The first 'bird's eye' view of Carolina Bays

In 1930 an aerial survey covering around five hundred square miles of coastal plain near Myrtle Beach in Horry County, South Carolina, was undertaken by Fairchild Aerial Surveys for the Ocean Forest Company. The resultant mosaic of photographs revealed some quite unusual features--the area looked as if some outraged giant had blasted it with a colossal shotgun. For scale, the largest well formed C-bay to the far left (Cotton Patch Bay) is a bit over a mile long. The arrow on this mosaic points to the North. Click for a larger image (~170k).
The C-bays are fading away as you can see in the recent (~1990) USGS image above, which covers most of the same area as the 1930 mosaic to the right.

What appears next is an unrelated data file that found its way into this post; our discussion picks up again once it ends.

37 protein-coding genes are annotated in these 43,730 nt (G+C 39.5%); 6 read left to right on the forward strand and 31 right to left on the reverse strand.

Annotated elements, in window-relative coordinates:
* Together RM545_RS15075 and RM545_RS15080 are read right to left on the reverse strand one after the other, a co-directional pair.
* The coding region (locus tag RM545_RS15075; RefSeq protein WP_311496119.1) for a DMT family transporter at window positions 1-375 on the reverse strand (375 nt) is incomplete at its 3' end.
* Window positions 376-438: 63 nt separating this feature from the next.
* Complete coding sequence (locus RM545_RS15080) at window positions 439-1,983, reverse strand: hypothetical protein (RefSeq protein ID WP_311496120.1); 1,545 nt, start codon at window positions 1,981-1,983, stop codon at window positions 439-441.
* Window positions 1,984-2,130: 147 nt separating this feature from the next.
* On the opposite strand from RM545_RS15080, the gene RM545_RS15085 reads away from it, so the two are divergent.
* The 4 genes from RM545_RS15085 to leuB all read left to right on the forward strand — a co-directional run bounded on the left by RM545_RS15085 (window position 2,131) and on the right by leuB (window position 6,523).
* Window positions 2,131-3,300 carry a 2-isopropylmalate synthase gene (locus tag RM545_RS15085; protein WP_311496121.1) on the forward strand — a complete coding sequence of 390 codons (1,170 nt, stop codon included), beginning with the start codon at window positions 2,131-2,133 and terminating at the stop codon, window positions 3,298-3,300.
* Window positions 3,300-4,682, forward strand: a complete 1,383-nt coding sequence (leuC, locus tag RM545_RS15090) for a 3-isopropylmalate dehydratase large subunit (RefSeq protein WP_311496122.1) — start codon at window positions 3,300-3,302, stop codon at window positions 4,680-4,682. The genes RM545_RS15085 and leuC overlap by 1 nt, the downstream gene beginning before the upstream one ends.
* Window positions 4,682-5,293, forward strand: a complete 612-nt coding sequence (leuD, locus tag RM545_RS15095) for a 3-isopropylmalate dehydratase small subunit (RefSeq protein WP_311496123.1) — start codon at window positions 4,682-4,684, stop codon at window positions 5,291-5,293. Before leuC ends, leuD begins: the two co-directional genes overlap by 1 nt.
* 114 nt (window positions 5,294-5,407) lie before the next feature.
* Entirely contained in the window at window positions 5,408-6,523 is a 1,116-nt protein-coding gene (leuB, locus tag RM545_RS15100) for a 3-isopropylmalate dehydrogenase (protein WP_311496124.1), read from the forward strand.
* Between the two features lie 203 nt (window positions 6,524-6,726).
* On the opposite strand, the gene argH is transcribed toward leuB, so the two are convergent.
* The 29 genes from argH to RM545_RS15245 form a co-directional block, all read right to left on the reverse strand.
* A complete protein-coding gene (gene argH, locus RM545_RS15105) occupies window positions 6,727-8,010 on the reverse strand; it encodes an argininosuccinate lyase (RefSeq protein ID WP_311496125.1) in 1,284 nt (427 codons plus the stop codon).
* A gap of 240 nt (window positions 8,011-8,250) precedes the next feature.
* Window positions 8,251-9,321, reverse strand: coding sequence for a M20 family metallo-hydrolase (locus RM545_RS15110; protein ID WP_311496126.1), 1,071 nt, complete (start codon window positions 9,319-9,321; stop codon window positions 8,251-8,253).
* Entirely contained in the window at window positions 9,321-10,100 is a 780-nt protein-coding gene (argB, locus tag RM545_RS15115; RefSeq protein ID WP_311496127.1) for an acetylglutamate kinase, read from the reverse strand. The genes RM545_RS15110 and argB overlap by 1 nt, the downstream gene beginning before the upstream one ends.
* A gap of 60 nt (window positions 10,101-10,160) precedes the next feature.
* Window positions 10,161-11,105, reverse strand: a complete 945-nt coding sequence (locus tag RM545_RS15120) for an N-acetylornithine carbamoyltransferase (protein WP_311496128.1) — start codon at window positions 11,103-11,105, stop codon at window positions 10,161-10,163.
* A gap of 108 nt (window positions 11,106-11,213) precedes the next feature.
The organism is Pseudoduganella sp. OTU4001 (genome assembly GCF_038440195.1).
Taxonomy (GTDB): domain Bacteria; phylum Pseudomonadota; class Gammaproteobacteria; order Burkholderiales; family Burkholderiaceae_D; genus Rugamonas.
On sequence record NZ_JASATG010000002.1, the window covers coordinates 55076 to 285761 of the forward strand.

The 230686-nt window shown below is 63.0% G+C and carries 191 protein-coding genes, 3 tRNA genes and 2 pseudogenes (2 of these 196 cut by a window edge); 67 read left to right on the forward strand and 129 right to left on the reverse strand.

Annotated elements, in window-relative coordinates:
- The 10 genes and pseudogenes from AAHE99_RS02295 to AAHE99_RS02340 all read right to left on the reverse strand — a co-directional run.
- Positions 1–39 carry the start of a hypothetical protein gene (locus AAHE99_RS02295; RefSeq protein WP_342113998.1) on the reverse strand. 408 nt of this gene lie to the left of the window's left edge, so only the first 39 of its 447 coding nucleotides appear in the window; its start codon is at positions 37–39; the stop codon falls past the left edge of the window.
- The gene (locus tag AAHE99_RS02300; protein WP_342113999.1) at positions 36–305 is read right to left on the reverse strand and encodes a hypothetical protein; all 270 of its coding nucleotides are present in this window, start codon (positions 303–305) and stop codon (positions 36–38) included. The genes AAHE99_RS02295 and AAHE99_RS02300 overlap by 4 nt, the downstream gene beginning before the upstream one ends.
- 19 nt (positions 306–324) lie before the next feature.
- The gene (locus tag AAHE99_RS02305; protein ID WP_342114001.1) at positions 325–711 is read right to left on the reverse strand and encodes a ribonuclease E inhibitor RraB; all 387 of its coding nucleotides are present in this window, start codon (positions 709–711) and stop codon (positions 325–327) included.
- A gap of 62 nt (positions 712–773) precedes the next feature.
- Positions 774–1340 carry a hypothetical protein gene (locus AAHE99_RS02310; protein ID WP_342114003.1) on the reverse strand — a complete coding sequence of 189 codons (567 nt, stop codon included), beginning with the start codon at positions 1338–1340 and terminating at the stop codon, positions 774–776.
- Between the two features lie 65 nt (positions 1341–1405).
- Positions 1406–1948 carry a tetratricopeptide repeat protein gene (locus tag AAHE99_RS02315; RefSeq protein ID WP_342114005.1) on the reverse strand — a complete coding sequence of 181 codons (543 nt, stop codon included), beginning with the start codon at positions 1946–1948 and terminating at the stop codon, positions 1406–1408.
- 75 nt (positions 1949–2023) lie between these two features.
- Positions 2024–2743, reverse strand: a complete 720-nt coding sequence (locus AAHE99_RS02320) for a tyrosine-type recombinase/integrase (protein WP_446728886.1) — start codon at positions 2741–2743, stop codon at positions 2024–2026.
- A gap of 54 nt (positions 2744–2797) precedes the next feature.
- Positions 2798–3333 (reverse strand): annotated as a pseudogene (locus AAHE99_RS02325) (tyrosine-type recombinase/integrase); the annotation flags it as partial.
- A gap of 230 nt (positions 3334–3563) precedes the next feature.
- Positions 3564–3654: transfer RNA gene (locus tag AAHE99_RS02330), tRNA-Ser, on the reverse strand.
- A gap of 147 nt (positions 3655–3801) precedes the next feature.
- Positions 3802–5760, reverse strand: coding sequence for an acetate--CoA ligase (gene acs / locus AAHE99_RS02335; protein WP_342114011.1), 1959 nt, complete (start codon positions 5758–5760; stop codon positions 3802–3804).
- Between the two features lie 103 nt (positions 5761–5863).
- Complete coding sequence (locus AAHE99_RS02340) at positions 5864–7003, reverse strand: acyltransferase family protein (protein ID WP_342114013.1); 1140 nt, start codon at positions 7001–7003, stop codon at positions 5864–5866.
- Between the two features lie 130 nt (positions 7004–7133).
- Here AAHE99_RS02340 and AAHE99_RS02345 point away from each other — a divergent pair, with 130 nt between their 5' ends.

More of the contemporary area (~180k).

The largest Carolina Bay in this group on the far right (Lewis Ocean Bay) lost much of its C-bay defining character over 60 years due to forest fire suppression. In unprotected areas, ditching these wetland features to drain them has caused deterioration.

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The content and opinions expressed on this Web page do not necessarily reflect the views of nor are they endorsed by the University of Georgia or the University System of Georgia.